Delaware expands spotted lanternfly quarantine in New Castle County

DOVER, Del. – The Delaware Department of Agriculture (DDA) announced today that they expanded the spotted lanternfly quarantine to include all portions of New Castle County north of the Chesapeake and Delaware Canal. This is due to recent detections of established populations outside of the initial quarantine zone enacted in February 2019 that included eleven zip codes.

adult spotted lanternfly on tree of heaven marked for treatment“This expansion is necessary in our attempt to eradicate, control, and prevent the spread of spotted lanternfly in Delaware and to surrounding states. Along with conducting surveys, our Plant Industries inspectors, in conjunction with USDA contractors, have treated 19,685 trees in the initial quarantine zone, encompassing 130 properties,” said Secretary of Agriculture Michael T. Scuse. “With the current presence of adult lanternflies, Delawareans have been actively reporting sightings of this pest over the past two weeks, including areas in the original quarantine zone as well as new sites in New Castle County. Our inspectors investigated these reports and determined established populations of spotted lanternfly were present at these new sites, thus requiring us to expand the quarantine.”

The spotted lanternfly is a destructive invasive plant hopper that attacks many hosts including trees, shrubs, orchards, grapes, and hops. The insect is detrimental to Delaware’s agricultural industry, forests, and residential areas. Due to quarantines in other states, interstate commerce will be impacted if the pest is transported out of the Delaware quarantine area.

The quarantine can expand if there is reason to believe that the pest has moved to a non-quarantined area. A quarantine means that any material or object that could harbor the pest cannot be moved without taking precautions to prevent the spread. Adults can fly, hop, or drop onto a vehicle – meaning that this pest can easily be transported to new areas where it can create another infestation.

“We have heard from many residents who are seeing an abundance of adult spotted lanternfly and are overwhelmed by their presence and want to know what they can do,” said DDA Plant Industries Administrator Jessica Inhof. “We realize that residents cannot kill all of them, but even stomping on one makes a difference. We want to decrease the number of female spotted lanternfly available to lay egg masses, which will directly impact the population that hatches out in the spring.”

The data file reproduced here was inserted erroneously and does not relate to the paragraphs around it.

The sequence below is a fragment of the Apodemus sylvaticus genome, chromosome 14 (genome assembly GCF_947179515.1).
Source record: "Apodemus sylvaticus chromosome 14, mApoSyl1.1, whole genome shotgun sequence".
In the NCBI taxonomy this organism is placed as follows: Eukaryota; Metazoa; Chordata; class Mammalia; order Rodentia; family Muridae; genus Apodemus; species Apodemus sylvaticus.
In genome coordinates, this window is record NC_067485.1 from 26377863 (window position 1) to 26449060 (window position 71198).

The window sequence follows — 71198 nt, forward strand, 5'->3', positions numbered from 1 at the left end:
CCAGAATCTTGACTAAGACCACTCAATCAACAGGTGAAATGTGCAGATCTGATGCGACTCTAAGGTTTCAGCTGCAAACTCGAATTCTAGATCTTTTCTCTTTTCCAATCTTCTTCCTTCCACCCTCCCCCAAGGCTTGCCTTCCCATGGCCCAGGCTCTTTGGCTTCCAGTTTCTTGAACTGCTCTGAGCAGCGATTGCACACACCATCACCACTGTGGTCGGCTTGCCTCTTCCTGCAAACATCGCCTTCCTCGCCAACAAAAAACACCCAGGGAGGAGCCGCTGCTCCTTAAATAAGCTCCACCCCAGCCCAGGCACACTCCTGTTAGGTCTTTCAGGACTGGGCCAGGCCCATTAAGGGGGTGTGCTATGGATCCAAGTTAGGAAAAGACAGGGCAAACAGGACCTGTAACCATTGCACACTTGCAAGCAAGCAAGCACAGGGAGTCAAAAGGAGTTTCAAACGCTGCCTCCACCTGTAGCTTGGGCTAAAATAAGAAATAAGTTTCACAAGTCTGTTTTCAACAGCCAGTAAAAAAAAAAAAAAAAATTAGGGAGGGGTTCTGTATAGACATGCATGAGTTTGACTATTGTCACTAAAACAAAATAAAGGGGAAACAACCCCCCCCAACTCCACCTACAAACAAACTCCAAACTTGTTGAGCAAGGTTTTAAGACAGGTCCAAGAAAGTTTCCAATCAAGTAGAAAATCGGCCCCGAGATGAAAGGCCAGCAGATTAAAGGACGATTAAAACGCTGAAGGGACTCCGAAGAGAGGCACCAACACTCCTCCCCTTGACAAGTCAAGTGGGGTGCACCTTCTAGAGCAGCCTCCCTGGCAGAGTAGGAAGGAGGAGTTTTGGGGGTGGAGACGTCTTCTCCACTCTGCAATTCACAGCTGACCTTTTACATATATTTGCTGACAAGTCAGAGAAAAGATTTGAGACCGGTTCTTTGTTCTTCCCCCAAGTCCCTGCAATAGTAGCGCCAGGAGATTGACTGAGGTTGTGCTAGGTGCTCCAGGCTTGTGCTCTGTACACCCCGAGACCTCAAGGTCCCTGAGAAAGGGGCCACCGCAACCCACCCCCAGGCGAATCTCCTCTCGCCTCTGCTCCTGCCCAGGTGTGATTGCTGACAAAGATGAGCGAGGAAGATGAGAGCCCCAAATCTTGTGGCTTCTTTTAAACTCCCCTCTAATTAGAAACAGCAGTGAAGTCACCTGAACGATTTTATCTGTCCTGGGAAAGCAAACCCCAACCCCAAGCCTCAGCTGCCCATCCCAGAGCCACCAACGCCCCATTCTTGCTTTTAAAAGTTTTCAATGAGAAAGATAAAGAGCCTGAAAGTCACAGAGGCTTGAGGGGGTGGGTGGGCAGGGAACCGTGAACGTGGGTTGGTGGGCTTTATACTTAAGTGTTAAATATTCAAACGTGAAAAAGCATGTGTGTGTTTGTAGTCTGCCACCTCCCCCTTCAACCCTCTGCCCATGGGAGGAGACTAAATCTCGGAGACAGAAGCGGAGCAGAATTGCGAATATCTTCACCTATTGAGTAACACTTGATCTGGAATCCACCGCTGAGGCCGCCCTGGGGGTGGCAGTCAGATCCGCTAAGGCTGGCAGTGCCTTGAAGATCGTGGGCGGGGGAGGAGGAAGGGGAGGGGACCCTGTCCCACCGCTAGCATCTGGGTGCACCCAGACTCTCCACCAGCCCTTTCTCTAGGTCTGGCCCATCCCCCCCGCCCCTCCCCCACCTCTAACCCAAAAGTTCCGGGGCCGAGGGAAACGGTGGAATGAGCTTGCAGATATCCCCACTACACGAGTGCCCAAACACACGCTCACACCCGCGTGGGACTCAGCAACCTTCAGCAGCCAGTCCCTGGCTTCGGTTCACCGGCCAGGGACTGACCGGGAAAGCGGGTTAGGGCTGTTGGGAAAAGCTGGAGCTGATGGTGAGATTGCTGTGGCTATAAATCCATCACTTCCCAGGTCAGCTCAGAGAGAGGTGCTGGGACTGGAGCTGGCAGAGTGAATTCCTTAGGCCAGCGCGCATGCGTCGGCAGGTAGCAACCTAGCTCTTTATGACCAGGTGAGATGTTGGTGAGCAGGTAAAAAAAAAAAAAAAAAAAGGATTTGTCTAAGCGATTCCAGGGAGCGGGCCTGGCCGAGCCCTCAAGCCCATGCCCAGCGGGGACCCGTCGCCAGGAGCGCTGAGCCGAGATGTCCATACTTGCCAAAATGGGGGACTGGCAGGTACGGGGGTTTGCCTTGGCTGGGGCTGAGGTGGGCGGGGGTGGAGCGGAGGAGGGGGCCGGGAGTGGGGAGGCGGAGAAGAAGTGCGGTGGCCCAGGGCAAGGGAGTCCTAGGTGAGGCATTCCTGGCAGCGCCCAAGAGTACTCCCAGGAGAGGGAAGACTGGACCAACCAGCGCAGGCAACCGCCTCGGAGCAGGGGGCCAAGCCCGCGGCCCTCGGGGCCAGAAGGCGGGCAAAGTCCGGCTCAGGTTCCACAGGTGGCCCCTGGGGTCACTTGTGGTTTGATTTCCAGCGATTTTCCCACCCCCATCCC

Beginning at the end of September, the female spotted lanternfly will lay several egg masses of 30 to 50 eggs wherever it chooses, especially on flat surfaces. Eggs will survive the winter and nymphs will hatch out beginning the end of April 2020. Residents can help by scraping off egg masses into a bag containing rubbing alcohol or an alcohol-based hand sanitizer and crushing them to destroy the eggs.

Any person conducting business for a commercial business, a municipality, or a government agency that requires movement of any regulated item within or from the quarantine area must have a permit, available through the DDA spotted lanternfly website. To obtain a permit, a designated individual from an organization must receive training and pass an online test to demonstrate a working knowledge and understanding of the pest and quarantine requirements. Training of other employees, inspection of vehicle and products, and removal of living stages of spotted lanternfly must be completed. The permit demonstrates the individual understands how to identify the pest and can ensure the items transported are not carrying the insect.

To move regulated items, the general public is encouraged to download and print a residential compliance checklist indicating that you inspected, and know that no living life stage of the spotted lanternfly is present, on regulated articles before moving them. The checklist is available online at DDA recommends keeping the checklist in the glovebox of each vehicle and dating when specific items on the list are inspected prior to transporting.

Examples of regulated articles include:

  • Any living life stage of the spotted lanternfly
  • Landscaping, remodeling, or construction materials
  • Firewood of any species
  • Packing materials (e.g. wood crates, boxes)
  • All plants and plant parts including all live and dead trees, perennial and annual plants, and mulch
  • Outdoor household articles like RVs, lawnmowers, chairs, grills, tarps, tile, stone, deckboards, and other vehicles not stored indoors.

For more detailed information regarding the quarantine, permitting, treatment, or to report a sighting of spotted lanternfly, visit the Delaware Department of Agriculture’s dedicated spotted lanternfly webpage at or call the dedicated spotted lanternfly hotline at (302) 698-4632. When leaving a message, leave your contact information and, if reporting a sighting, please provide the location of the sighting.


Media Contact: Stacey Hofmann, (302) 698-4542,